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The blog that inspires leaders in the UK education sector

Elizabeth Holmes

How to learn anytime, anywhere in school

Elizabeth Holmes explains how to facilitate professional dialogue for learning.

‘Discussion is impossible with someone who claims not to seek the truth, but already to possess it.’Romain Rolland, Above the Battle

Imagine a working day where you spoke to no-one but your pupils; no interaction with colleagues at all. Aside from the camaraderie you may feel with the people you work with, you might also miss the opportunity to bounce ideas off colleagues, to discuss problems and simply to learn from one another.

A rich source of development

Professional dialogues between supportive colleagues can be an incredibly rich source of development, both personal and professional. These are especially effective if they occur between people with a mutual degree of vulnerability, so that the conversation can flow free without the intrusion of status (perceived or actual) and ego. The great thing about these professional conversations is that they can take place at any time, without the need for cover, time out or other costly resources. They aren’t dependent on the arrangement of meetings, although it does help if they can happen at a mutually agreed time, and there are no restrictions on how they can be carried out; face-to-face is good, but if that doesn’t happen, there are social networking solutions which can at least allow dialogue to take place and potentially expand the pool of dialogue partners.

Recognising informal learning

Research in higher education has explored ways of helping staff to gain professional recognition for this kind of informal learning. Trials of professional dialogues in a handful of universities drew on assessors’ and participants’ voices as a method for providing empirical evidence. Findings so far have been encouraging and, I would argue, might provide a useful basis for considering ways of assessing professional dialogue at other age stages in education. Having some method for recognising this more informal learning may also help us to keep better track of the full scope of learning that colleagues are gaining, ultimately helping schools to draw on and perhaps synthesise the personal and the professional when it comes to CPD.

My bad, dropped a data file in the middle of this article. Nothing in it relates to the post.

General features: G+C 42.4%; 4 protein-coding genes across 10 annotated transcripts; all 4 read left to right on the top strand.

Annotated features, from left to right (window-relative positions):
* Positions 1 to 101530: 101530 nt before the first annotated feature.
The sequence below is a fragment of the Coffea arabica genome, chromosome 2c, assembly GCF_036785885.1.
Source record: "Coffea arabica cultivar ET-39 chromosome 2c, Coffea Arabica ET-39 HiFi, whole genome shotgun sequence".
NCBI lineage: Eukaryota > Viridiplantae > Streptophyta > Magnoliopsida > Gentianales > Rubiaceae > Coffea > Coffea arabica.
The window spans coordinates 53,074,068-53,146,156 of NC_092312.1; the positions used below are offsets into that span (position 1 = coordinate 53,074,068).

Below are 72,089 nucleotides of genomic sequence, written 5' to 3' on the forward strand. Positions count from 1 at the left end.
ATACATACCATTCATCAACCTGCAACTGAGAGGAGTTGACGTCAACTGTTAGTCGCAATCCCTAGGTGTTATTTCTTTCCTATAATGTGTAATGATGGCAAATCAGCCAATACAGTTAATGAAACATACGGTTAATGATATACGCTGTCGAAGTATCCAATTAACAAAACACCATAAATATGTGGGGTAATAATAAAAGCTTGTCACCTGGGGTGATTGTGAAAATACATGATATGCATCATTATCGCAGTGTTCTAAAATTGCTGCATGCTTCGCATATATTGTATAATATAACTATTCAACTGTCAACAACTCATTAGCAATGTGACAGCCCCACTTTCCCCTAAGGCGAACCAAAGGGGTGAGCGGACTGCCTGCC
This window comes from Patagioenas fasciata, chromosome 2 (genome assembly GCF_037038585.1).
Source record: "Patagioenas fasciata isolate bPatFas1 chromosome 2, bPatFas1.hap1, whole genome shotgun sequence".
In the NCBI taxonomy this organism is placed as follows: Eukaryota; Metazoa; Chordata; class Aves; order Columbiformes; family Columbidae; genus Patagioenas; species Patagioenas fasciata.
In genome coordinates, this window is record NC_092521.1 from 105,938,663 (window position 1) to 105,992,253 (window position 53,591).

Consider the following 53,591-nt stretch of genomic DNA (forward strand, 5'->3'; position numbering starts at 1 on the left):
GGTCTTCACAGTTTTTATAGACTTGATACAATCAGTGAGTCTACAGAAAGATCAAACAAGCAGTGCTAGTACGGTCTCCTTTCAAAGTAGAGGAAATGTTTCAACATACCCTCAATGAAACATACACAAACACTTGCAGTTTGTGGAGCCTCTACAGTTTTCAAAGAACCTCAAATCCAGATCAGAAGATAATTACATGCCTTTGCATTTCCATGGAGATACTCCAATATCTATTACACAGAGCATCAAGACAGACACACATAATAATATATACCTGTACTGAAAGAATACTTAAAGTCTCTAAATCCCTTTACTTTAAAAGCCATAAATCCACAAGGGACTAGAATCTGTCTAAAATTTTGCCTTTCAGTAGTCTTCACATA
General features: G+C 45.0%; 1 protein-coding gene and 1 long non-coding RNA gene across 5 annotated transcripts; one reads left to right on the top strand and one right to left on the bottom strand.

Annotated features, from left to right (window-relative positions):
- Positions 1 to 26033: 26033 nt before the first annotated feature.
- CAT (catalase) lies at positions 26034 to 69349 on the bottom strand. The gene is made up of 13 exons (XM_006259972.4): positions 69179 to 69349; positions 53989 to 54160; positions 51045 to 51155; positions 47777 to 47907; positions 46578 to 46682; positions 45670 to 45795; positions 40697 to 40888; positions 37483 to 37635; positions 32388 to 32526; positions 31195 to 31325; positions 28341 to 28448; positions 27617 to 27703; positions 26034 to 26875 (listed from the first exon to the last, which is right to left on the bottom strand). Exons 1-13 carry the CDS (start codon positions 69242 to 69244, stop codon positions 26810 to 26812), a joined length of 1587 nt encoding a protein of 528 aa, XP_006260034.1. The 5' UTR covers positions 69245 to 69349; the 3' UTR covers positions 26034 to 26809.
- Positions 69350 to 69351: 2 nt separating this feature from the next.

How can we ensure these conversations succeed?

So if professional dialogues have such great potential, why aren’t they happening across all phases already? And what prevents these conversations from succeeding?

  • Having set ideas about what we need to get out of them: It’s really crucial to remember that as with all types of professional learning, the impact of what we learn may not come to fruition for many months, perhaps years; this is one reason why evaluations of professional learning are always going to be limited if undertaken shortly after the learning experience. Be open to the benefits of professional dialogues manifesting in unanticipated ways.
  • Participating parties seeking to impart their opinions rather that discuss on a level basis: We see examples of dogma and diktats about teaching and learning every day on social media sites and this does absolutely nothing for the wider debate about what works best in education. What we’re aiming for here is dialogue with a view to development, not rants or unchallenged, ideologically motivated opinions.
  • Lack of opportunity: In order for teachers to talk about teaching they need to have the opportunity to meet and encounter one another. This can be easy in a small school, but can be problematic in larger schools where staff can be department-based and –focused. It sounds very obvious, but needs addressing. If learning dialogues are not really happening in your school, this would be the first thing to consider.

Having staff interact in this way may bring untold benefits. With just a gentle nudge in the right direction, professional learning dialogues could become a central feature of your school’s CPD.

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